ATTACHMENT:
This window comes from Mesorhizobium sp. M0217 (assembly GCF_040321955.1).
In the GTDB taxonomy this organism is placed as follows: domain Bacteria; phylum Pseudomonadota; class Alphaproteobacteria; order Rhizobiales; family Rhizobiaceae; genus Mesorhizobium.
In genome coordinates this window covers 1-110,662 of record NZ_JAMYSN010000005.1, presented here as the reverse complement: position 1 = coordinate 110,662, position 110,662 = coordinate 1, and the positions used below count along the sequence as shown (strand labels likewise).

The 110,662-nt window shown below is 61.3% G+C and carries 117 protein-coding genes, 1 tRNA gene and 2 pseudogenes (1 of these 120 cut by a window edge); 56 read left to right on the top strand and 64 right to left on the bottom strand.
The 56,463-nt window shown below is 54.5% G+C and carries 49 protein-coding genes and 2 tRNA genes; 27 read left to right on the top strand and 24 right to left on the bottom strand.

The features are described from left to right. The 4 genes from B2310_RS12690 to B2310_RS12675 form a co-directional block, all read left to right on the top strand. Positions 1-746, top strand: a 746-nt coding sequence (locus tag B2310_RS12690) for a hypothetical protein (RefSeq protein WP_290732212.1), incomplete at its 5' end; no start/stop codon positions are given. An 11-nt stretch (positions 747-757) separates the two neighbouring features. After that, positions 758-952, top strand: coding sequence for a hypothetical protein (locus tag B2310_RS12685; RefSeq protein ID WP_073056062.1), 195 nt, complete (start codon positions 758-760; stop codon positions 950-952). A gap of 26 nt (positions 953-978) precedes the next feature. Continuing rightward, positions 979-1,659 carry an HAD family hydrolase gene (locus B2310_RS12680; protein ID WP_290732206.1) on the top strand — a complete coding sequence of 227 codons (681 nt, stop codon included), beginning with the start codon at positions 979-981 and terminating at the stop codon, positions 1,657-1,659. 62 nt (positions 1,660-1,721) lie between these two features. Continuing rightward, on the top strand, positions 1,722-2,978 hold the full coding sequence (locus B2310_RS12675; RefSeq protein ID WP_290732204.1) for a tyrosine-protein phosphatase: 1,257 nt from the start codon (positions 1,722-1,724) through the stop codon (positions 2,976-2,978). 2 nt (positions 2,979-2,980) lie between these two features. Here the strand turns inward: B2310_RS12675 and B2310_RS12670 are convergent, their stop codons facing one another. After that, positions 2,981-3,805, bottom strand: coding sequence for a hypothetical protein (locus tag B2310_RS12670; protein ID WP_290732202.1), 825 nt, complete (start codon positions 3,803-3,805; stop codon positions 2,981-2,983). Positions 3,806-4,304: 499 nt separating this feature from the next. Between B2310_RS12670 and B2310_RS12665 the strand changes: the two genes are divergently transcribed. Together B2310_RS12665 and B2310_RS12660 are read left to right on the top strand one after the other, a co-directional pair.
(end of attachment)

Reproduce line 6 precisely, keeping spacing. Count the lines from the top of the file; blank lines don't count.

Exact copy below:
The features are described from left to right. The 4 genes from B2310_RS12690 to B2310_RS12675 form a co-directional block, all read left to right on the top strand. Positions 1-746, top strand: a 746-nt coding sequence (locus tag B2310_RS12690) for a hypothetical protein (RefSeq protein WP_290732212.1), incomplete at its 5' end; no start/stop codon positions are given. An 11-nt stretch (positions 747-757) separates the two neighbouring features. After that, positions 758-952, top strand: coding sequence for a hypothetical protein (locus tag B2310_RS12685; RefSeq protein ID WP_073056062.1), 195 nt, complete (start codon positions 758-760; stop codon positions 950-952). A gap of 26 nt (positions 953-978) precedes the next feature. Continuing rightward, positions 979-1,659 carry an HAD family hydrolase gene (locus B2310_RS12680; protein ID WP_290732206.1) on the top strand — a complete coding sequence of 227 codons (681 nt, stop codon included), beginning with the start codon at positions 979-981 and terminating at the stop codon, positions 1,657-1,659. 62 nt (positions 1,660-1,721) lie between these two features. Continuing rightward, on the top strand, positions 1,722-2,978 hold the full coding sequence (locus B2310_RS12675; RefSeq protein ID WP_290732204.1) for a tyrosine-protein phosphatase: 1,257 nt from the start codon (positions 1,722-1,724) through the stop codon (positions 2,976-2,978). 2 nt (positions 2,979-2,980) lie between these two features. Here the strand turns inward: B2310_RS12675 and B2310_RS12670 are convergent, their stop codons facing one another. After that, positions 2,981-3,805, bottom strand: coding sequence for a hypothetical protein (locus tag B2310_RS12670; protein ID WP_290732202.1), 825 nt, complete (start codon positions 3,803-3,805; stop codon positions 2,981-2,983). Positions 3,806-4,304: 499 nt separating this feature from the next. Between B2310_RS12670 and B2310_RS12665 the strand changes: the two genes are divergently transcribed. Together B2310_RS12665 and B2310_RS12660 are read left to right on the top strand one after the other, a co-directional pair.